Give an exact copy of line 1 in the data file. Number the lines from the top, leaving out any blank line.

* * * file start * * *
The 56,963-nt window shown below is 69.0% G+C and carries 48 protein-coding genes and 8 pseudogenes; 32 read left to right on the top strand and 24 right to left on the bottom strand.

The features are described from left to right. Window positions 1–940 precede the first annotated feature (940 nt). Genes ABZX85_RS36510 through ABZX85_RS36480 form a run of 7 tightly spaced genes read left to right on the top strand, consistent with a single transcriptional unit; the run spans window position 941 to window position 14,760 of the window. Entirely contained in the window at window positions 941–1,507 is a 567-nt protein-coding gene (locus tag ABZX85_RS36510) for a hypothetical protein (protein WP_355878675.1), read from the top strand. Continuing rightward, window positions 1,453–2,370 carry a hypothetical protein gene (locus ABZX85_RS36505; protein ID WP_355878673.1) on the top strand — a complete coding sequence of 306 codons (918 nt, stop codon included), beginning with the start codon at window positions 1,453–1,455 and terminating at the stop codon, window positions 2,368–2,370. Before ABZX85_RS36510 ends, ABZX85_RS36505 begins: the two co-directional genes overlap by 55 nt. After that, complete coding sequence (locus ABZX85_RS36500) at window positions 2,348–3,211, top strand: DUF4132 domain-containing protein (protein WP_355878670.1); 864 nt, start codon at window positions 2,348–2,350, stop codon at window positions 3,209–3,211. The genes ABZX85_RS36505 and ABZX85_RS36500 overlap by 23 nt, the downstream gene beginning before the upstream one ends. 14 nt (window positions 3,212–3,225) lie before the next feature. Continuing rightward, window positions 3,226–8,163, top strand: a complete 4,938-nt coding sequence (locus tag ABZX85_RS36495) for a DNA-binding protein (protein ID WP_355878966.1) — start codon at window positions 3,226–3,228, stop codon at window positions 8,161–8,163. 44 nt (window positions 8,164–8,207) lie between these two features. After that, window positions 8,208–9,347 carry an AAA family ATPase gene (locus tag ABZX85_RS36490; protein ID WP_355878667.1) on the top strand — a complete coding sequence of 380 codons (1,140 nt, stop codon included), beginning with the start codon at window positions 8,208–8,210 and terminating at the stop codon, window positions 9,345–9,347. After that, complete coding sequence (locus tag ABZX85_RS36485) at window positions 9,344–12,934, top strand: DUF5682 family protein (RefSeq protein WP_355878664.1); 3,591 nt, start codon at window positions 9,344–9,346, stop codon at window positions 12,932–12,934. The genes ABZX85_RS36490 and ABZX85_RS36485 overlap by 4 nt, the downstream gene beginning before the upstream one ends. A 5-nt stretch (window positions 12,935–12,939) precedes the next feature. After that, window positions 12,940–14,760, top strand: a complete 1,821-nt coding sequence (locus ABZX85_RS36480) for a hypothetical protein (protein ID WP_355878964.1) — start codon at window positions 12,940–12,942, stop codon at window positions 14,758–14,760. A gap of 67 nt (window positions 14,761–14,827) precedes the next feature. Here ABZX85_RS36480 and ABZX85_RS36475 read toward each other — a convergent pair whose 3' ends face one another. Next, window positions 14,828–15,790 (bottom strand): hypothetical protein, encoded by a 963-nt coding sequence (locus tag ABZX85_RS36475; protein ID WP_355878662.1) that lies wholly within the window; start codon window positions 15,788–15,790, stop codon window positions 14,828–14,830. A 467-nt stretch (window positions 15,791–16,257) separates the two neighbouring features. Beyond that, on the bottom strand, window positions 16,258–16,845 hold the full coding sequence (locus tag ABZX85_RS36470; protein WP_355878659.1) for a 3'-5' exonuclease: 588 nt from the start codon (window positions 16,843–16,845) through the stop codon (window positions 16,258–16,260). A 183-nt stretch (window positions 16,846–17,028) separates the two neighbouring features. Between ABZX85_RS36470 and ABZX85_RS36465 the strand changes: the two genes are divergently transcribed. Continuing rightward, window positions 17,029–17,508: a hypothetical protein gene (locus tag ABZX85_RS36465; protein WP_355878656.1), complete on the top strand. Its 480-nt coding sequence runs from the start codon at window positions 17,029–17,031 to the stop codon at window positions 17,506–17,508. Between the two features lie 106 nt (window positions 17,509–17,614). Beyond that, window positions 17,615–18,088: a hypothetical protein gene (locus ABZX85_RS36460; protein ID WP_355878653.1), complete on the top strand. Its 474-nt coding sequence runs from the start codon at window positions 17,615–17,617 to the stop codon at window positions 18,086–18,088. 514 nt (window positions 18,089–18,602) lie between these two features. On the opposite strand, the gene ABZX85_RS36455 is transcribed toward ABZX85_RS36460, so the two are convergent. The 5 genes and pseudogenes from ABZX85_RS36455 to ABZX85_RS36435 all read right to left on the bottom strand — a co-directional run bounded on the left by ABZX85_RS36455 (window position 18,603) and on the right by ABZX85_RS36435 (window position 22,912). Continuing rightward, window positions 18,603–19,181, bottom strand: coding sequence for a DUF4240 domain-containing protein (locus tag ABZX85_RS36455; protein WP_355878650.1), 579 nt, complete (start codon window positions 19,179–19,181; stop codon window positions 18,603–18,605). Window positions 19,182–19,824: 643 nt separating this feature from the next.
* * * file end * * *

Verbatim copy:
The 56,963-nt window shown below is 69.0% G+C and carries 48 protein-coding genes and 8 pseudogenes; 32 read left to right on the top strand and 24 right to left on the bottom strand.